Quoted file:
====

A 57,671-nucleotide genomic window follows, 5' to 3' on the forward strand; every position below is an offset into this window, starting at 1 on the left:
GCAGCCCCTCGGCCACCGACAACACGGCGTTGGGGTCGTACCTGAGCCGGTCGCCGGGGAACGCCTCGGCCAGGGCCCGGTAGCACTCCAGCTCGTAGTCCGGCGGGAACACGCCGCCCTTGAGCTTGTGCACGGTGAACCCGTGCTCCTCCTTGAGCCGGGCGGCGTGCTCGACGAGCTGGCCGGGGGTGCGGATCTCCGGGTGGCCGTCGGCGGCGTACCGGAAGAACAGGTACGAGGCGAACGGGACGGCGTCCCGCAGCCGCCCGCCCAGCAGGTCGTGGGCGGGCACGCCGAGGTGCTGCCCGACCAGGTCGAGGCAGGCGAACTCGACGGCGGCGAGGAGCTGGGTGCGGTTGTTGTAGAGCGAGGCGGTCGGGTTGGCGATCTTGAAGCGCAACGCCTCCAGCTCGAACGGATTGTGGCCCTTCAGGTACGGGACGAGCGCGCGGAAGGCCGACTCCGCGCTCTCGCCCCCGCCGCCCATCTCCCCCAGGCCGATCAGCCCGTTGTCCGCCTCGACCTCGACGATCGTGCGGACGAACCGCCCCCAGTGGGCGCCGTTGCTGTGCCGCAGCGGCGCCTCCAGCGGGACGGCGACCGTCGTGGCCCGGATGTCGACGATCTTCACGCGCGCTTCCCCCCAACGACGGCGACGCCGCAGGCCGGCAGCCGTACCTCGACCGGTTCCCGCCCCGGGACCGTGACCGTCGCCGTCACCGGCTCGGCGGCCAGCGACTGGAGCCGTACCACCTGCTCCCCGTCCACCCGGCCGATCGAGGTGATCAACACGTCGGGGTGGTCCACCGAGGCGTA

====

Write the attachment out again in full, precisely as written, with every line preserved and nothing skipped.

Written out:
A 57,671-nucleotide genomic window follows, 5' to 3' on the forward strand; every position below is an offset into this window, starting at 1 on the left:
GCAGCCCCTCGGCCACCGACAACACGGCGTTGGGGTCGTACCTGAGCCGGTCGCCGGGGAACGCCTCGGCCAGGGCCCGGTAGCACTCCAGCTCGTAGTCCGGCGGGAACACGCCGCCCTTGAGCTTGTGCACGGTGAACCCGTGCTCCTCCTTGAGCCGGGCGGCGTGCTCGACGAGCTGGCCGGGGGTGCGGATCTCCGGGTGGCCGTCGGCGGCGTACCGGAAGAACAGGTACGAGGCGAACGGGACGGCGTCCCGCAGCCGCCCGCCCAGCAGGTCGTGGGCGGGCACGCCGAGGTGCTGCCCGACCAGGTCGAGGCAGGCGAACTCGACGGCGGCGAGGAGCTGGGTGCGGTTGTTGTAGAGCGAGGCGGTCGGGTTGGCGATCTTGAAGCGCAACGCCTCCAGCTCGAACGGATTGTGGCCCTTCAGGTACGGGACGAGCGCGCGGAAGGCCGACTCCGCGCTCTCGCCCCCGCCGCCCATCTCCCCCAGGCCGATCAGCCCGTTGTCCGCCTCGACCTCGACGATCGTGCGGACGAACCGCCCCCAGTGGGCGCCGTTGCTGTGCCGCAGCGGCGCCTCCAGCGGGACGGCGACCGTCGTGGCCCGGATGTCGACGATCTTCACGCGCGCTTCCCCCCAACGACGGCGACGCCGCAGGCCGGCAGCCGTACCTCGACCGGTTCCCGCCCCGGGACCGTGACCGTCGCCGTCACCGGCTCGGCGGCCAGCGACTGGAGCCGTACCACCTGCTCCCCGTCCACCCGGCCGATCGAGGTGATCAACACGTCGGGGTGGTCCACCGAGGCGTA